In the biopsychosocial model of illness, three elements of an individuals’ experiences are considered.  The biological aspect assesses the clients’ physical symptoms.  The persons’ mental health and well-being are considered in the psychological aspect of the model.  Lastly, how an individuals’ place in society and how that impacts their relationships falls under the social umbrella.  Some may argue that this model offers less concrete scientific information than the medical model (2017).

            Kaushik & Mohan’s study in India collected data on 100 depressive patients (2018).  Of those 100 patients, 50 identified as male and 50 identified as female.  All study participants were between the ages of 40-70.  The participants received music therapy once a week lasting an hour over the course of six months.  Kaushik and Mohan (2018) tested the clients both before starting treatment and after receiving treatment using three different tests.  One of those tests was the biopsychosocial assessment.  Results suggested that there was overall improvement in depression, levels of feeling lonely, sadness, self-esteem, aggression, communication, disinterest, nervousness, and socialization.  

            Depression, sadness, aggression, disinterest, and nervousness arguably have a biological basis.  The above symptoms with the addition of self-esteem fall under the psychological umbrella in the model and loneliness and socialization would fall under the social elements.  While the categorization of the symptoms are fluid, the biopsychosocial model is a holistic approach and can be used across multiple disciplines, including music therapy.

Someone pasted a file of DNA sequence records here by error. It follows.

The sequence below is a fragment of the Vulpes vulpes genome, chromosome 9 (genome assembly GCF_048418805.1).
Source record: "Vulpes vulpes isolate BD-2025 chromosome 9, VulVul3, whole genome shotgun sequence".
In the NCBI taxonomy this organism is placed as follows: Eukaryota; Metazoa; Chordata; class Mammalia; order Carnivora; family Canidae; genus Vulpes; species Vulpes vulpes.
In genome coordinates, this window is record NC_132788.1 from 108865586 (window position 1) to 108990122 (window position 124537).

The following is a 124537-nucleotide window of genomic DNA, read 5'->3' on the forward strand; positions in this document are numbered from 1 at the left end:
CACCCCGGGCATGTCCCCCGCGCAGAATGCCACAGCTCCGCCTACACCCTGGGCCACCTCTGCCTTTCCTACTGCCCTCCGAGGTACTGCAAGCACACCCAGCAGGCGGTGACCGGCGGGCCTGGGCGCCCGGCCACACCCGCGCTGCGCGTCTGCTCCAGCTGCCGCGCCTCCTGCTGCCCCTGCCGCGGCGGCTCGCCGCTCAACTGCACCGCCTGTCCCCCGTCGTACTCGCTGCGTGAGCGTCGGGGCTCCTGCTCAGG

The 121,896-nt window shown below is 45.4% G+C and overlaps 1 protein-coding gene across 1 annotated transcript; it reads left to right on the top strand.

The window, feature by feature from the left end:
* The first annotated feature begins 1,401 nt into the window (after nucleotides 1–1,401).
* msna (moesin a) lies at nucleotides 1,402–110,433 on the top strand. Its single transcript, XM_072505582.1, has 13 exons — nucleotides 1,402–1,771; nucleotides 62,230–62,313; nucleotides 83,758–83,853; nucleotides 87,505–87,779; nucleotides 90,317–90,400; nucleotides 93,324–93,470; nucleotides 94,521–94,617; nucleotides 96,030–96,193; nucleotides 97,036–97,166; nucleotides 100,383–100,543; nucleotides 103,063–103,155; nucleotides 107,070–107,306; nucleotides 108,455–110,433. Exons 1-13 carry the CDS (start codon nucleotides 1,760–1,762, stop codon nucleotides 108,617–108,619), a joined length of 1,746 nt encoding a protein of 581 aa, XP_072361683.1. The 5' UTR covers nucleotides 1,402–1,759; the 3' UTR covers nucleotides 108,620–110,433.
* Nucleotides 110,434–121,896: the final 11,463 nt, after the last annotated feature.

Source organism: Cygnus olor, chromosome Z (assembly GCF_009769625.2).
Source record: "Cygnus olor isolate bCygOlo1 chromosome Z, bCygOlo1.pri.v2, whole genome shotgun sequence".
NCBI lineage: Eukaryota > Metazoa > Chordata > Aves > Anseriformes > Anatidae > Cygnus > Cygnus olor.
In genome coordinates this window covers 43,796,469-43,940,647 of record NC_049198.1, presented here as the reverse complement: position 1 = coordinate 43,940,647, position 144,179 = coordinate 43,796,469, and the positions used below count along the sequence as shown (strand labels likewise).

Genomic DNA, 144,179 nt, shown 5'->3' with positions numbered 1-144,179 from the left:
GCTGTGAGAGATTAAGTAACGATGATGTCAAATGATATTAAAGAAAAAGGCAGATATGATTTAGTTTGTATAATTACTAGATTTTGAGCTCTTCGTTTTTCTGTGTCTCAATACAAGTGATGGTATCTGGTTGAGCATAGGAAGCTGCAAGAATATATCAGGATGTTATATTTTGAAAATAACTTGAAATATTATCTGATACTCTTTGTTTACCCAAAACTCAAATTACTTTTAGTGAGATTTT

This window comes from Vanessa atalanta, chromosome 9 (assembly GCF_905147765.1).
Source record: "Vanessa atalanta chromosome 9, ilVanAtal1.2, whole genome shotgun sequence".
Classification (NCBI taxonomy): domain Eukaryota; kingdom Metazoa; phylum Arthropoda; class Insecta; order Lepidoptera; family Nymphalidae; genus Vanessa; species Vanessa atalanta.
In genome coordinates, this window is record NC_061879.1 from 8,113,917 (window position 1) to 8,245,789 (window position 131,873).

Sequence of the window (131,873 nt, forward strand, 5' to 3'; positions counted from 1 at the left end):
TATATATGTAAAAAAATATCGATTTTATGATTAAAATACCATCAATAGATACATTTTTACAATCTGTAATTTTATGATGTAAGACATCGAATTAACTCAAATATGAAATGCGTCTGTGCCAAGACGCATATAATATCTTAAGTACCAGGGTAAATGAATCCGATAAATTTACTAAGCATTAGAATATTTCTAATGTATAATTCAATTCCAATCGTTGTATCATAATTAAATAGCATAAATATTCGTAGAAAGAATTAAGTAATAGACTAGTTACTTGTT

Multicultural and Social Justice Counseling Competencies Framework           

         The Multicultural and Social Justice Counseling Competencies Framework (MSJCC), developed by Sue, Arredondo, & McDavis (1992), is a theoretical structure which establishes different types of power/privilege dynamics within the therapeutic relationship.  The framework is divided into four quadrants: privileged counselor and marginalized client, privileged counselor and privileged client, marginalized counselor and privileged client, and marginalized counselor and marginalized client (Ratts et al., 2015).  Marginalization includes numerous minority statuses including race, sexuality, disability, and race etc.  At the center of the framework is the counselor's commitment to practicing social justice.

        The social ecological model (Bronfenbrenner, 1997) is incorporated in the MSJCC.  The model is “illustrated by nesting circles that place the individual in the center surrounded by various systems” (Kilanowski, 2017).  At the center of the model is the child, or individual.  The next larger circle is the microsystem and includes the individual’s family, school, peers, religious organizations, and health services.  The mesosystem is interconnected with the exosystem and considers factors such as the child’s parents’ economic situation, government polices/agencies, media, and extended family and neighbors.  The last two, larger circles, are the macrosystem, which inspects how ideas of the child’s culture affects their beliefs, and the chronosystem, which is the larger overarching environmental changes that occur of their life (Bronfenbrenner, 1997).